What Should Marketers Do When Brand Negativity Goes Viral?

It happens all the time. An irate customer takes to Twitter or Reddit and airs his bad experience with a brand. The tweet or post goes viral and, voilà, the Web has a new punching bag.

It’s not just bad customer experiences that go viral either. It could be a botched rebranding. A misinterpreted product. A vocal and obnoxious executive who can’t seem to stay off social media. All of these can bring unwanted negativity to a brand. Worse, ill sentiment can rapidly spread through the Web—often before the brand’s employees begin the work day. This adds a complex layer to marketers’ increasingly full plate.

Here are seven ways marketers can address viral brand negativity, or potentially prevent said negativity from going viral in the first place.

Do some canvassing

It’s imperative that marketers listen to customers online at all times. When foul or galling messages arise, do some cross-checking. “Acknowledge the issue at hand, especially with those directly talking about it,” says Lisa Sigler, product marketing manager at customer experience management company Clarabridge. “Sometimes people exaggerate for effect. Uncover the truth. Research the issue; determine if there are nuances to the actual situation at hand.”

Think more like a customer, less like a business

Everyone’s had a bad brand experience in some form. Marketers have to remember that they’re customers, as well. “Consider the situation from the customer’s point of view. It’s only then, from their point of view, that we can fully understand and view the facts and be objective about any particular situation,” says Donna Pahel, director of digital marketing and e-commerce strategy at digital software provider EPiServer. “When we only view [these things] from the brand’s point of view, this tends to drive our actions in a self-serving manner versus being in service of our customer.”

Consider the virality of the situation

It’s easy to feel overwhelmed when the Google Alerts and Twitter notifications start tumbling in over each other, but these aren’t always the best indication of virality. “Sometimes it feels like something has gone viral, but in reality there are just a few people talking about an issue. You have to look at the influence and network of each person to determine your next best action,” Clarabridge’s Sigler explains. “The half-life of a tweet is reported to be less than five minutes, and the next bad news story is sure to come along quickly and replace you in the headlines. Still, that doesn’t mean you should ignore the situation that caused the negativity; you still have to handle the issue.”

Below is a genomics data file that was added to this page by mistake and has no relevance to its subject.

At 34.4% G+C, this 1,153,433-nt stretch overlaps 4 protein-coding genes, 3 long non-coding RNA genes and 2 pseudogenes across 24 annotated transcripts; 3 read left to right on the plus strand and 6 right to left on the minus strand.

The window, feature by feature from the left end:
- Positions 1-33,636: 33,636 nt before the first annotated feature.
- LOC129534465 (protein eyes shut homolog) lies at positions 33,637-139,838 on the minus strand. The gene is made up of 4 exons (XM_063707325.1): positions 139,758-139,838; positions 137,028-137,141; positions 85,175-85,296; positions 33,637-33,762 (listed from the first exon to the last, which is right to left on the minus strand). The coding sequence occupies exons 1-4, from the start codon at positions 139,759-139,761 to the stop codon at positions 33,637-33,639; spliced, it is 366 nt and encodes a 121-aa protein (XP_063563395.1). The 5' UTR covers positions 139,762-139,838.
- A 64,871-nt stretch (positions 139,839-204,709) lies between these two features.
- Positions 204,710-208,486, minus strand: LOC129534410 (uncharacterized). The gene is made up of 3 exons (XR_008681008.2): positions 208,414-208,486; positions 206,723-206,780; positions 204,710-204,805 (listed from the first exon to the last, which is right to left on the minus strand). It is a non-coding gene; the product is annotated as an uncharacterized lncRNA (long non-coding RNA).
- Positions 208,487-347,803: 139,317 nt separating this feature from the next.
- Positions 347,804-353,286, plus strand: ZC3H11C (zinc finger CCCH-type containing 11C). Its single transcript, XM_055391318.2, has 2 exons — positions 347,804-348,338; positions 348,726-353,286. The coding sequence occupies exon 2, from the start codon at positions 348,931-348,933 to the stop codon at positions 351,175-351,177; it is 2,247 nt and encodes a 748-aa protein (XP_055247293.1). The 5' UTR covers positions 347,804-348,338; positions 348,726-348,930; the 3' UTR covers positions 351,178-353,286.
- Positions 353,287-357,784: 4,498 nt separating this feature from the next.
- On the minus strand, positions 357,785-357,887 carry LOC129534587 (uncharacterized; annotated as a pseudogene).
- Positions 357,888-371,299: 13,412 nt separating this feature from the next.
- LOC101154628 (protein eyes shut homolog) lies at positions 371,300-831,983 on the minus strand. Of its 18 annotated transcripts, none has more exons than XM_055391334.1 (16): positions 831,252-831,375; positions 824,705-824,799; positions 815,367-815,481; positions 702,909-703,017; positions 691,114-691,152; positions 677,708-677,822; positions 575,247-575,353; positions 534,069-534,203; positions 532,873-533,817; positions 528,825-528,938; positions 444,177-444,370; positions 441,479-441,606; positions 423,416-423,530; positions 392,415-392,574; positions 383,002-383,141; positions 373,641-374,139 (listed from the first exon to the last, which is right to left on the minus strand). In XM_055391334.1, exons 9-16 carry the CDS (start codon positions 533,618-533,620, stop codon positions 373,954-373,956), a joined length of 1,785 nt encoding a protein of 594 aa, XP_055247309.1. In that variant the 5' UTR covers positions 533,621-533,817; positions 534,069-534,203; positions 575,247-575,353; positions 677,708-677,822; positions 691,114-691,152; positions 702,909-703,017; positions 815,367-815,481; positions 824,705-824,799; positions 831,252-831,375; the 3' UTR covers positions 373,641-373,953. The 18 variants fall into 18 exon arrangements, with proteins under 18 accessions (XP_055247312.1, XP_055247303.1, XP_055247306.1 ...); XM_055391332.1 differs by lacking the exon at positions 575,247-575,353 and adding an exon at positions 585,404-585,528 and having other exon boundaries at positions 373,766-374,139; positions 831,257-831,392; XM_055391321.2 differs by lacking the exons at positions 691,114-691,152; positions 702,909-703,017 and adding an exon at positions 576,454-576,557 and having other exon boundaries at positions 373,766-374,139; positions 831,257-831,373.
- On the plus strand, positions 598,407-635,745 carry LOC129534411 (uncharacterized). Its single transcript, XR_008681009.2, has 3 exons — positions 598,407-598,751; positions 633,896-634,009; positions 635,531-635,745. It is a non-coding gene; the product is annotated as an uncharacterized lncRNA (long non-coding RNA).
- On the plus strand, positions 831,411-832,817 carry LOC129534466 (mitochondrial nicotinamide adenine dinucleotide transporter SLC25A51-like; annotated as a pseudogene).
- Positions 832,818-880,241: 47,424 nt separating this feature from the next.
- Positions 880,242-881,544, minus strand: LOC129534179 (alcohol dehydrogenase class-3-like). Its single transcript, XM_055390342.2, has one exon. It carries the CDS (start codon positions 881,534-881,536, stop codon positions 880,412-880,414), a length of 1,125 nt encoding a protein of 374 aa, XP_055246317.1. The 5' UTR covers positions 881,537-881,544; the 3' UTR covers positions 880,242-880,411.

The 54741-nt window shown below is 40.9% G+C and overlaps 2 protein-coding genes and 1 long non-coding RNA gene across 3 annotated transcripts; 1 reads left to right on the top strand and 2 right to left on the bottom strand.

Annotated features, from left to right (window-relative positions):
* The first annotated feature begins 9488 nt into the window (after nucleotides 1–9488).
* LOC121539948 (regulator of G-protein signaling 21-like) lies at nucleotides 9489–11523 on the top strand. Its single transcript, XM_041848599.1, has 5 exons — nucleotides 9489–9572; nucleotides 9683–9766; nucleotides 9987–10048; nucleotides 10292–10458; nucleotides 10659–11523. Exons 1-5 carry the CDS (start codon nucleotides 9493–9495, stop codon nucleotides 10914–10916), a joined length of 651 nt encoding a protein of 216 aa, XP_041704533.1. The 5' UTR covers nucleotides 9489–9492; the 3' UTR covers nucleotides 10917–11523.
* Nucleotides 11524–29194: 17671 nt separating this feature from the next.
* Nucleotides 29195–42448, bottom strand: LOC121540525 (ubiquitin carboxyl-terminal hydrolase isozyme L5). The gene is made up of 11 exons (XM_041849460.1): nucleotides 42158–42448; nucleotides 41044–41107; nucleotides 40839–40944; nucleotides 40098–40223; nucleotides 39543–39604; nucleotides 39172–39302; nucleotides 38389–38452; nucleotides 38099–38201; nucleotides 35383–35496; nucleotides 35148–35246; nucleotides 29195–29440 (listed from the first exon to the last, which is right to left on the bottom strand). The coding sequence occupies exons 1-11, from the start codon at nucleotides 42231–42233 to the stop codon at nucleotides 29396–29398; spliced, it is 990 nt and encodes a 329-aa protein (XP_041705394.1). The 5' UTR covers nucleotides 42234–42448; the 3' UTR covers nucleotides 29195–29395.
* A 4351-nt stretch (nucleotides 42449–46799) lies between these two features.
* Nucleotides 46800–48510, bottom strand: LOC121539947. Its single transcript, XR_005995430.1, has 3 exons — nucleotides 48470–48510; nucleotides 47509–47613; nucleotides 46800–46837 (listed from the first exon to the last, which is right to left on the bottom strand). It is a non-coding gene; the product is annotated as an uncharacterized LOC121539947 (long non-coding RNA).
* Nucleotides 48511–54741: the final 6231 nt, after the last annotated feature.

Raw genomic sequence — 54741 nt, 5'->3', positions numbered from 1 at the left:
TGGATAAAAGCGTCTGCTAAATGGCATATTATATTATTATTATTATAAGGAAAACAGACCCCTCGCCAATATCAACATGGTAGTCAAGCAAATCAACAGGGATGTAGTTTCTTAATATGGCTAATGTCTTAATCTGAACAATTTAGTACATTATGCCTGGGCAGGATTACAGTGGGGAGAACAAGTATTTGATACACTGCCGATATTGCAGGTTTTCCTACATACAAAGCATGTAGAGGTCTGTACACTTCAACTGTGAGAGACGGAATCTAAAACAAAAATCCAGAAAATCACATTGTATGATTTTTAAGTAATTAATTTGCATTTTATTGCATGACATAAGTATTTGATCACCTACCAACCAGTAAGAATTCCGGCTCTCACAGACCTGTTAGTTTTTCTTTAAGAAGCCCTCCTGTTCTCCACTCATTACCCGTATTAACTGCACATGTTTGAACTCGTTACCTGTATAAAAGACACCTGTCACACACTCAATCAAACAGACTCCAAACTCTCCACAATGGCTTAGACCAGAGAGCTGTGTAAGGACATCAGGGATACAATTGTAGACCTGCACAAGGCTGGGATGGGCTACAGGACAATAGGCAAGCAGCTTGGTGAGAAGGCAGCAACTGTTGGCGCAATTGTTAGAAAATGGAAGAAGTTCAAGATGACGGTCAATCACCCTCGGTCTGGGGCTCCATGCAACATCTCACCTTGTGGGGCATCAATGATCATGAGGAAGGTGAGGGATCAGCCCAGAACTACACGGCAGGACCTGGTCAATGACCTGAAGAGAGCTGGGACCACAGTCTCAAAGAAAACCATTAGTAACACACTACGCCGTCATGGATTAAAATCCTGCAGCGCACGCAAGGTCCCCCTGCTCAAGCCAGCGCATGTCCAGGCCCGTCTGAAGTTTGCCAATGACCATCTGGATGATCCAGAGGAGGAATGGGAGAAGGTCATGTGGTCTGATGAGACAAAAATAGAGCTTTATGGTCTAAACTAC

Recognize the power of today’s consumer’s voice

“Today’s customers are highly connected and empowered—with just a few taps of their thumbs, they’re broadcasting powerful messages about our brands and their experiences with them,” EPiServer’s Pahel  notes. “Their voice is powerful and connected customers are fully empowered. They’re either our best advocates or worst adversaries.”

Although some consumers have considerably more influence than others, that doesn’t decrease the likelihood of an unknown user submitting a viral post. Indeed, it’s often these less influential users who add voices to a viral conversation.


Not just with a company statement either. Marketers who try to foster goodwill in the face of controversy may not negate the negativity, but consolatory gestures could sap some of consumers’ ire. “Consider refunds or discounts to affected parties, and most important, fix the systemic issues so the situation doesn’t happen again,” Sigler says.  “Fixing issues can be the hardest part, and it must be part of a customer experience program. Help empower the team responsible by giving them the credibility and attention they deserve across business units and with senior management.”

Be honest with yourself

As with many aspects of life, honesty is essential. In the case of managing viral negativity, brands should first look inward, lest facts come alight through other means. “Sometimes we have to take our medicine when the facts are stacked against us; in these instances, responding with transparency and candor is usually a viable path forward,” Pahel says.

Embrace omnichannel

Often, companies botch customer service opportunities by being misinformed (or worse, uninformed) about the particulars of a customer and his situation. The coveted omnichannel strategy can help to address this by design; marketers who integrate stand to avoid many negative situations.

“If you change the way you engage customers on one channel, it may only be one step in an overall strategy,” says Paige O’Neill, CMO at customer experience company SDL. “It’s vital for organizations to ensure that channels are so connected that they become irrelevant, placing the focus on delivering true omnichannel engagement.”

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